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Mathematica: minimize black box function

  1. Jul 14, 2010 #1
    I have a user-defined function that doesn't seem to work with NMinimum, FindMinimum, or any of the other optimization commands. I think this is due to the fact that the function uses elliptic integrals and matricies to obtain an output. It has multiple variables, but I want to keep them all constant and minimize one. Does anyone know how to minimize ANY function? We'll just treat it as a black box, receiving inputs and producing outputs.

    Oh, and also, the domain of the function is constricted. I don't know how to calculate the domain of the function either.

    I've tried using a gradient search method already. I find the gradient at a point by calculating two points and doing it the old-fashioned way. Then I subtract the gradient from its point to get a new point. I keep searching this way until the gradient is relatively small (.000001). However, the code breaks a good deal because when the gradient is extremely large, this sends the calculated, new point out of the function's domain, and everything goes haywire.

    Any thoughts? If there was simply a way to determine the function's domain that would be helpful too. Thanks!!!
     
  2. jcsd
  3. Jul 14, 2010 #2
    When one person needed to minimize a very inconvenient function over an irregular domain I suggested he evaluate the function over a few thousand or a few tens of thousands of points and use the locations of a few dozen of the smallest values as starting points. That should help you minimize ANY function, as long as the domain is bounded.

    I seem to remember someone having a very tricky method of determining function domains but I can't seem to locate that at the moment. Barring that I would suggest you look at denominators within your function as a starting place. Denominators being zero should bound your domain. If you are also using built-in functions or other functions that you have created and you are perhaps expecting real valued results then you might consider boundary cases for this, Sqrt[x] is going to be bounded below by zero if you are expecting real results, for example. Beyond that it is difficult to say without any more information about the space of all possible multivariate functions.
     
  4. Jun 17, 2011 #3

    aTn

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    Here are my 2 cents.

    Short answer

    NMinimize and FindMinimum don't work with "black-box" functions. The only Mathematica package I know that supports this is Global Optimization for Mathematica.

    Long answer

    1. Using finite differences to approximate derivatives can lead to disastrous results. I suggest reading a bit on the subject. Any book on numerical optimization covers this subject (e.g. Nocedal, Wright, Numerical Optimization or Biegler, Nonlinear Programming Concepts, Algorithms and Applications to Chemical Engineering).

    2. Is your problem unconstrained ? If NOT, then I suggest reading a bit about (e.g. first order) optimality conditions since they do not boil down to asking that the objective function's gradient be zero at a local minimum but rather that (under certain conditions) the objective function's gradient be a linear combination of the constraint gradients. There are also higher order conditions.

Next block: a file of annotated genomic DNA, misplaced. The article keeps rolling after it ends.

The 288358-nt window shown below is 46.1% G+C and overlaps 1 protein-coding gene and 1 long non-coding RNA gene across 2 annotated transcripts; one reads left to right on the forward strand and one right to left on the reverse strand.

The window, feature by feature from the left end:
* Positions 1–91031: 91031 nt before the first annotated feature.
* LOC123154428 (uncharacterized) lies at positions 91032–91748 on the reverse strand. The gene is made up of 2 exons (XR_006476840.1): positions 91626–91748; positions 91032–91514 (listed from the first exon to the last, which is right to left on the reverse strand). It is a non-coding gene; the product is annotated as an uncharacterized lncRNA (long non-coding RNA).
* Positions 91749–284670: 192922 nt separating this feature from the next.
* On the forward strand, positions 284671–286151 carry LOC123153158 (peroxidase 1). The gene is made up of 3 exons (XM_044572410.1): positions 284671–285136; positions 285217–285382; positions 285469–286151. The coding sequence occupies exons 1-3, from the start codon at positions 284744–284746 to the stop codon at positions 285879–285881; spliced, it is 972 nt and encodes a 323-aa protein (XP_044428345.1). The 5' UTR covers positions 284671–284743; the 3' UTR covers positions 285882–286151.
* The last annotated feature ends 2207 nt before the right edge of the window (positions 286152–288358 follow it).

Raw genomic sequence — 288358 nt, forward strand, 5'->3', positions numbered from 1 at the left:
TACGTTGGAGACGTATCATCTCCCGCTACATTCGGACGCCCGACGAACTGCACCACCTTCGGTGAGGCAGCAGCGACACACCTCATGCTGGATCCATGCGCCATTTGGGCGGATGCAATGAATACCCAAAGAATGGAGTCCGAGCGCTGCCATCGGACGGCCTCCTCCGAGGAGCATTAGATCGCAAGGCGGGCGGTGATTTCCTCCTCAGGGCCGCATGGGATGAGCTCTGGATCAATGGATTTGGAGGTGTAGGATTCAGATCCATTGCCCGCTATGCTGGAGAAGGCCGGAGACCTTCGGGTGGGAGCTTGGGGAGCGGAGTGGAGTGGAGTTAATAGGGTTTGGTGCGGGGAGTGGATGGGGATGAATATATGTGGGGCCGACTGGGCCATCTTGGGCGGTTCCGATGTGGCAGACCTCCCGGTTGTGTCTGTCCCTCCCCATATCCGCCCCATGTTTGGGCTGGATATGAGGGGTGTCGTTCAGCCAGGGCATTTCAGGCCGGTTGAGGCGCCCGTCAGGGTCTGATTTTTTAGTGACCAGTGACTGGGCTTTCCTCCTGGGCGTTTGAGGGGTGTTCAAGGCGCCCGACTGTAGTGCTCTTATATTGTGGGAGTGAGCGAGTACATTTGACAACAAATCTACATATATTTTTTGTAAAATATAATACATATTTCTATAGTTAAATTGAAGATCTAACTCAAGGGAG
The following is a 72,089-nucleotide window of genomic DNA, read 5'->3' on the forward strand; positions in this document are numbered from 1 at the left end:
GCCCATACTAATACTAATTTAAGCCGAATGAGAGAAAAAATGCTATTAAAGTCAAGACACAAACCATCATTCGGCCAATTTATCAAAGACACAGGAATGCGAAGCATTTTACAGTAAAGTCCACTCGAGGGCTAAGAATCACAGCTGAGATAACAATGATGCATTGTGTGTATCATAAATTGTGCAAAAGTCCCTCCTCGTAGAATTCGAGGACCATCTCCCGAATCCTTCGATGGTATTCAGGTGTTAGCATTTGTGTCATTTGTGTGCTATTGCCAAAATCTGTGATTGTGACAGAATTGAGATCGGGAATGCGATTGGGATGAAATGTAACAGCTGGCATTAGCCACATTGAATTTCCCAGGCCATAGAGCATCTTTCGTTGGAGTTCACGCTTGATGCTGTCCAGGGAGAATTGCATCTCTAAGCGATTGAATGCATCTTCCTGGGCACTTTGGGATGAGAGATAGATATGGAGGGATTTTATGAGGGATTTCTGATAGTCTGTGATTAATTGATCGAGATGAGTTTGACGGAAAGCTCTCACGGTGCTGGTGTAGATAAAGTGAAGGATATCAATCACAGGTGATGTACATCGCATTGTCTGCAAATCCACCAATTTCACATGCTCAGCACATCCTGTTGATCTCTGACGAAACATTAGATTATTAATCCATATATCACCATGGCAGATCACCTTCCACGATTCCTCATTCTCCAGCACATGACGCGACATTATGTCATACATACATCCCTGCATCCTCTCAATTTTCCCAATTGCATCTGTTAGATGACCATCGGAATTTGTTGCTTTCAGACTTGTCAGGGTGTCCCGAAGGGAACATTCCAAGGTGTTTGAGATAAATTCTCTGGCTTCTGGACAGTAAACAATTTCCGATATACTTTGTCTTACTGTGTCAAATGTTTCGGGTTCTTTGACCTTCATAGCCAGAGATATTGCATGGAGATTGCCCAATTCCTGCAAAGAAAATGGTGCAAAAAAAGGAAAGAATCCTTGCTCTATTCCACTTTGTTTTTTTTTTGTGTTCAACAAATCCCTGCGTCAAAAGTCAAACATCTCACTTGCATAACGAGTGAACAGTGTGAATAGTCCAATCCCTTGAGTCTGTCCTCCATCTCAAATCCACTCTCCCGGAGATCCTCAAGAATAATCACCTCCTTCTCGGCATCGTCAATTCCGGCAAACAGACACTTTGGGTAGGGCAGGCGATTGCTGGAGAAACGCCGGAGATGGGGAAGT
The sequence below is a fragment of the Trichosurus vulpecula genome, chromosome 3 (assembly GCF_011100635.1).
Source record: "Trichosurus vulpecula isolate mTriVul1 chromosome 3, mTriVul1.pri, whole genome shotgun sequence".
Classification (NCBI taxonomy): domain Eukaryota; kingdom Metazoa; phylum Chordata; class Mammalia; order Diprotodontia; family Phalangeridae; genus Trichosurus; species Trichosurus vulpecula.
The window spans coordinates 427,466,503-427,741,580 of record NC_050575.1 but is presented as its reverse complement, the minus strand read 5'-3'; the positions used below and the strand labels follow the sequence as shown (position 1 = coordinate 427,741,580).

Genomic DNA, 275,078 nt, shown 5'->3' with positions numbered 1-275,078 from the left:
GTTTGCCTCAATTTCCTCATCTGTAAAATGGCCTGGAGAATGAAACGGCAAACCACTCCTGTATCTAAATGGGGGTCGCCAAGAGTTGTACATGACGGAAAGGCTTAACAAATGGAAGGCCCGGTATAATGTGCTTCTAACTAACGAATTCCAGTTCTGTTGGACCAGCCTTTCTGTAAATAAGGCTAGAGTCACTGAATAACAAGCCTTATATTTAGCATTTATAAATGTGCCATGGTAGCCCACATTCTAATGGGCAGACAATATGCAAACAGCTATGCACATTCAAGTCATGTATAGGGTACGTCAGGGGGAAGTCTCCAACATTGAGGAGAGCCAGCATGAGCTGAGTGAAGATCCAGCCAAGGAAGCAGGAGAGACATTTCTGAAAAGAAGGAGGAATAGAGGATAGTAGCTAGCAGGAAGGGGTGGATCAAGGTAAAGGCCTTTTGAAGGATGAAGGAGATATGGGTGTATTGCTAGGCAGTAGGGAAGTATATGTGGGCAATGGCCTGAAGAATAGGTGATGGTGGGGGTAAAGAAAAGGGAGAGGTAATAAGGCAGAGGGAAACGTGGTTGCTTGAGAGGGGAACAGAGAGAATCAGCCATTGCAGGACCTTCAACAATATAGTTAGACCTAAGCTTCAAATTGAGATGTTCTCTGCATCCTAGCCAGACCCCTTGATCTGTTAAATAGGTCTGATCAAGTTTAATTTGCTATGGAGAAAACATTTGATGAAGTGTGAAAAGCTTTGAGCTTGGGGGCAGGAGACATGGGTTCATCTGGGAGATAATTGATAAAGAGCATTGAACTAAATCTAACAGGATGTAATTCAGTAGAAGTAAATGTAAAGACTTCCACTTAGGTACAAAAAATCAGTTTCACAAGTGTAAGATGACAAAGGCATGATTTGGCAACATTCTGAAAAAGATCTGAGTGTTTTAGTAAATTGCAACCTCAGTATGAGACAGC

3. Mathematica is notoriously lacking when it comes to numerical optimization.

    For smooth problems where the objective function and constraints are given in closed form (i.e. via algebraic formulas not involving derivatives, integrals, etc.), I suggest using the AMPL or GAMS platforms and their associated algorithms or open-source algorithms (e.g. see COIN-OR project).

    For problems where derivatives of the objective function and constraints don't exist or are not available (e.g. "black box" functions) and where the total number of variables does not exceeed about 100, I suggest considering derivative free optimization (DFO). Numerous open-source DFO codes are available on the internet; for example, simulated annealing, coordinate search (e.g. NOMAD), DFO trust region algorithms, etc.

    If you have more time, you may want to couple a differential equation solver (DES) (to compute your integrals) with an optimizer. The DES may pass derivative information to the optimizer.
     
    Last edited: Jun 17, 2011
  5. Jun 17, 2011 #4

    aTn

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    What if every function evaluation takes 10 seconds or more ?

    This "multi-start" approach is good only as a first rough test in the case of inexpensive function evaluations (in terms of calculation times), but it is rather slow and will fail on many problems.
     
  6. Jun 19, 2011 #5
    I've also recently come across the need for black-box optimization. I have some function f[a0, a1, ... an] that I've defined using the delayed notation ":=" (because it consists of numerical integrals that take a couple of seconds each to compute) and I want to minimize it in respect to a0, a1, ... an.
    I was wondering if I can do this using some special method (with some evaluation control or something), because grinding out the integrals for each point in the parameter space (with n=5, say) would take quite a while. I'm assuming that directly doing the minimization would be much faster.
     
  7. Jun 23, 2011 #6

    aTn

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    There are numerous algorithms available for black box optimization (or derivative free optimization as mathematicians and operations research experts call them).

    I strongly suggest looking at the following presentation.

    http://egon.cheme.cmu.edu/ewocp/docs/SahinidisEWO_DFO2010.pdf

    It will give you a good idea of the tools available and their performance on benchmark examples.
     
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